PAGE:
Teachers Spend 3x More On Classroom Expenses Than They’re Able To Deduct

Scott Winstead

Teacher spending on classroom supplies has increased by 25% just since 2015. Meanwhile, their salaries aren’t even keeping up with inflation, and they’re still only allowed to deduct the same amount for expenses they were two decades ago.” – Scott Winstead, site founder of My eLearning World, e-learning evangelist, and education technology expert

Despite many spending their own money to fill their classrooms with supplies and other materials, educators can deduct only $250 on their federal income tax return, an amount that educators often exceed in their personal spending. That deduction is set to increase for 2022, the first time in 20 years, but is it enough?

IFL Recommends 4/19

This week’s recommendation comes from:

Chris Schunn smiling for the camera

Chris Schunn

IFL Research Liaison

Chris says, “I love how this 18-minute podcast shows the ways in which little decisions stack the deck in favor or against students; it also makes us see new aspects of what unique child assets are and what tracking does to kids.”

Singled Out

Michael Barrier

“I cannot get past that sense that they have found their calling, that they are actively in love with the thing they do. Absent that, you can’t be a genius. … Love is not the complete explanation; love is the way in.” – Malcolm Gladwell, author and journalist, on talent being an extraordinay love for something 

The hosts talk about parents projecting where their children may end up based on perceived deficits and advantages at a young age. Malcolm Gladwell goes on to talk about the pitfalls of identifying children as being gifted at a young age, and he explains the “Mathew effect”: a small, initial difference in the performance of any two people will inevitably grow because the person who is a little bit ahead will get so many more advantages that they will end up being far ahead.   

Ptáyela Waúŋspeič’ičhiyapi: Building Cultural Competence and Responsiveness

By Michael Telek

IFL Video & Marketing Manager

Ptáyela Waúŋspeič’ičhiyapi.

In the Lakota language that means “we are learning together”. This creed is inspiring a new academic endeavor from our partners in Todd County.

The southern South Dakota school district is home to 13 schools with a little more than 2,000 students. 95 to 99 percent of those students are Rosebud Sioux Tribe members and other Indigenous nations of North America. With that in mind, Todd County leadership has put a heightened focused on understanding and employing teaching methods and assessment tools that reflect Indigenous learning styles and cultural perspective.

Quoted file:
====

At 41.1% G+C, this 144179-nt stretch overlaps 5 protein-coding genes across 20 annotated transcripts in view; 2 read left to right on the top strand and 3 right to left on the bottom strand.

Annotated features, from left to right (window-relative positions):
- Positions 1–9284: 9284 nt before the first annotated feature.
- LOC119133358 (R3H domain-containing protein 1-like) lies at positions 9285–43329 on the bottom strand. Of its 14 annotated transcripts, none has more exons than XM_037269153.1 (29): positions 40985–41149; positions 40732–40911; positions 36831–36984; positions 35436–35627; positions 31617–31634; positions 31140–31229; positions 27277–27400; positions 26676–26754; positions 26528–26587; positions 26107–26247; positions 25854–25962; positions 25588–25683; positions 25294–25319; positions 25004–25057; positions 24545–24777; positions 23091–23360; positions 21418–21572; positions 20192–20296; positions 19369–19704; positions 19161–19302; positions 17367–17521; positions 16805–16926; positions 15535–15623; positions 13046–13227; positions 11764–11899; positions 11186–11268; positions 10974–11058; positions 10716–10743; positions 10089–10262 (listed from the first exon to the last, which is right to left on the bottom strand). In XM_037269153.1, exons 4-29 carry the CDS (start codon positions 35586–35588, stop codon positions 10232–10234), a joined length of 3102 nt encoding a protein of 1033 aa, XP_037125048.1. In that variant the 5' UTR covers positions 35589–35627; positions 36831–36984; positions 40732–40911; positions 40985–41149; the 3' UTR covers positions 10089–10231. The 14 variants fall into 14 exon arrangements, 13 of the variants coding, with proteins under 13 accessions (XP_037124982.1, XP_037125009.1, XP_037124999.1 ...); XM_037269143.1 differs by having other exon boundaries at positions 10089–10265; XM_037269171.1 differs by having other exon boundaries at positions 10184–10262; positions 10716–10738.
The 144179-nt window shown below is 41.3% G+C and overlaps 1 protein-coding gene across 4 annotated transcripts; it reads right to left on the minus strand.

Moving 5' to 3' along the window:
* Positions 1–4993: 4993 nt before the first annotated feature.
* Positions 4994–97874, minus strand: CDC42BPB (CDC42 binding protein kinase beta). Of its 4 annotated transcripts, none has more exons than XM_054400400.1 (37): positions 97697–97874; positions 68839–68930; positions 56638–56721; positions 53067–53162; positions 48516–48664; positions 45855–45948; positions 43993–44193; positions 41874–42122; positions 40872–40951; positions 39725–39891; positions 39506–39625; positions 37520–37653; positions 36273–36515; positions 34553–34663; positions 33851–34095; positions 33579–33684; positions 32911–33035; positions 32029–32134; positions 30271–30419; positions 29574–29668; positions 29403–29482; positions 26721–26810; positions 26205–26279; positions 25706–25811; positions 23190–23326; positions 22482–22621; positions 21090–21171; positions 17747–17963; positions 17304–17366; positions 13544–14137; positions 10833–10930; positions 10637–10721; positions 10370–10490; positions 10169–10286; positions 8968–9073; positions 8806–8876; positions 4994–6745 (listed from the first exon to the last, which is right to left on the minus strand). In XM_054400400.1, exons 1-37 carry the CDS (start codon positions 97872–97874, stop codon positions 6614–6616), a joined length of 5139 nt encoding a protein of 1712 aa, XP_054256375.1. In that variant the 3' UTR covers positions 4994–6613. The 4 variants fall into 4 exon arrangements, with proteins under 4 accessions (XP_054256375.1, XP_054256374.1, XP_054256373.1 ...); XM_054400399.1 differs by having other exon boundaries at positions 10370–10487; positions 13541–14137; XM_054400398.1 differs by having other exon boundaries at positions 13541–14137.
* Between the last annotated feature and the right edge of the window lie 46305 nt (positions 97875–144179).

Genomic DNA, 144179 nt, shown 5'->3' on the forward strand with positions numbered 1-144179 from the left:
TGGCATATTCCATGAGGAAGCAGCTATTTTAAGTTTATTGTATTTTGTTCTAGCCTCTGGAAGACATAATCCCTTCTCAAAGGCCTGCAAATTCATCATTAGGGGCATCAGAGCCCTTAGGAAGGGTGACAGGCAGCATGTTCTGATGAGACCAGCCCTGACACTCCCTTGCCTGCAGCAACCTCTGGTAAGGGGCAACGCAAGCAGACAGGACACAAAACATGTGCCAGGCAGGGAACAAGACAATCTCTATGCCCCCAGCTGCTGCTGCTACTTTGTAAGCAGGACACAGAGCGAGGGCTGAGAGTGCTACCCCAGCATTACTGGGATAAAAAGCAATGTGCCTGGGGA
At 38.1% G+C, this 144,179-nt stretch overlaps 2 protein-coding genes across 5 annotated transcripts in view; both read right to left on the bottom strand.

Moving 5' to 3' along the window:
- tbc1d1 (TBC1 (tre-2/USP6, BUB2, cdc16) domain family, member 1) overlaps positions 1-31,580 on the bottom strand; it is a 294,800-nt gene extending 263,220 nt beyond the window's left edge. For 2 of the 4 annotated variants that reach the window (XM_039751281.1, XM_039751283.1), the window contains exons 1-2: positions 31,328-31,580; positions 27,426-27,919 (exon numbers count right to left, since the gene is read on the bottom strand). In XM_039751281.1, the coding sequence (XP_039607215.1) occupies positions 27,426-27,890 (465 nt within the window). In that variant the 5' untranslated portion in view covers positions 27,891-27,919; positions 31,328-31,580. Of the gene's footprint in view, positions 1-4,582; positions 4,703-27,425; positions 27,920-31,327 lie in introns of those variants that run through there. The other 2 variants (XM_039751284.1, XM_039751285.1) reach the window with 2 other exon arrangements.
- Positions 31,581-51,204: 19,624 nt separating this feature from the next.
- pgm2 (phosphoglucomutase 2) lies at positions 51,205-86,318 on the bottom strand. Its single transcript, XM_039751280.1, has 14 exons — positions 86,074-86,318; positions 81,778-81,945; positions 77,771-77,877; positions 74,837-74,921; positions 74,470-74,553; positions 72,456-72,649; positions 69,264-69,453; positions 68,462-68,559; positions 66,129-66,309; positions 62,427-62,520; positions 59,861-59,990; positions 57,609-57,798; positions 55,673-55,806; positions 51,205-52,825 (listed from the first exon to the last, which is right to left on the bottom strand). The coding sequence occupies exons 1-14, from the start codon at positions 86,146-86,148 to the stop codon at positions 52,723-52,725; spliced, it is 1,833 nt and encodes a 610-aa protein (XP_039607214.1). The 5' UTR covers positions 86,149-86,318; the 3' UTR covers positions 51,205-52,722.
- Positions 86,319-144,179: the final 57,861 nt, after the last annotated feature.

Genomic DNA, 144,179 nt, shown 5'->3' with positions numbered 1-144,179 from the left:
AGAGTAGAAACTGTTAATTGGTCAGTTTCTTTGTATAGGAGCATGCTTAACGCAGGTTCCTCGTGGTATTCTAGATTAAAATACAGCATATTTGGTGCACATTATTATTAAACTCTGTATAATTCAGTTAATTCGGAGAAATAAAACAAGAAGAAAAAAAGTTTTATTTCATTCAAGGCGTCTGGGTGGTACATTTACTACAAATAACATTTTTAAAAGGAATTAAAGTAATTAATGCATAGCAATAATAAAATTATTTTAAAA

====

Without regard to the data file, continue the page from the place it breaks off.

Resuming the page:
While nearly all students come from an Indigenous background, the same can’t be said for the teachers leading discussions in the classroom. Only a small percentage of teachers are Native Americans; although, many of the district’s paraprofessionals reflect the student population.

“We really want our teachers to know more about Lakota history, culture, ways of being, values,” said Krista Morrison, Director of Curriculum, Instruction, Assessment at Todd County. “We have implemented professional development for all of our teachers to learn from community members and other experts.”

They’re called Oceti Sakowin Essential Understanding, or OSEUs. Think of it like student-centered routines, but it’s the Lakota lifestyle at the heart of all K-12 work. This includes but is not limited to tribal politics, modern issues affecting tribes, and keeping the Lakota language alive. Morrison says the community has been hit hard by COVID. By losing elder members, they are rapidly losing their native speakers.

“When I walk into a school, I want it to be super obvious that we are serving native students. Colors that are in both languages. Numbers that are in both languages, the months are also in Lakota. Pictures of elders and former leaders. It needs to be evident who we are serving and the identity of our students,” said Morrison.

In addition to these efforts, Todd County partners with Rosebud’s Tribal Education department, and other educational leaders in the district. This group has developed the Sicangu Indigenous Principles of Learning (SIPL). The SIPL team includes the facilitator, RunningHorse Livingston, an indigenous learning consultant, and teachers and leaders from Todd County, Rosebud Sioux Tribe Education Department officials, and experts from Sinte Gleska University, the local tribal university in Todd County.

“We are probably the only district, I think we are the only district in the state, who has a policy that requires all teachers to integrate the OSEUs,” said Morrison. “That was a pretty big move on the part of our school board to do that and so that’s a big shift in thinking and the way in which we work.”

In December, Morrison was part of the team who presented their work to integrate Lakota culture at the Lakota Nations Education Conference. For 43 years, the conference has been offering education training to teachers, parents, administrators, and anyone else who serve Native American students.

For Morrison and her fellow presenters, it was important to highlight this work and counter the narrative that Todd County is “the white school.” Removing that label is no easy task. With a largely white staff and a history of boarding schools in community, those traumas cannot simply be ignored.

Morrison believes that maintaining an open line of communication with the community is the best way to acknowledge that pain and show they are working in good faith.

“It’s not just about teaching the culture, but it’s teaching culturally,” said Morrison. “Make it very student centered. Lots more student talk, student choice. That’s a shift that is going to take a while.”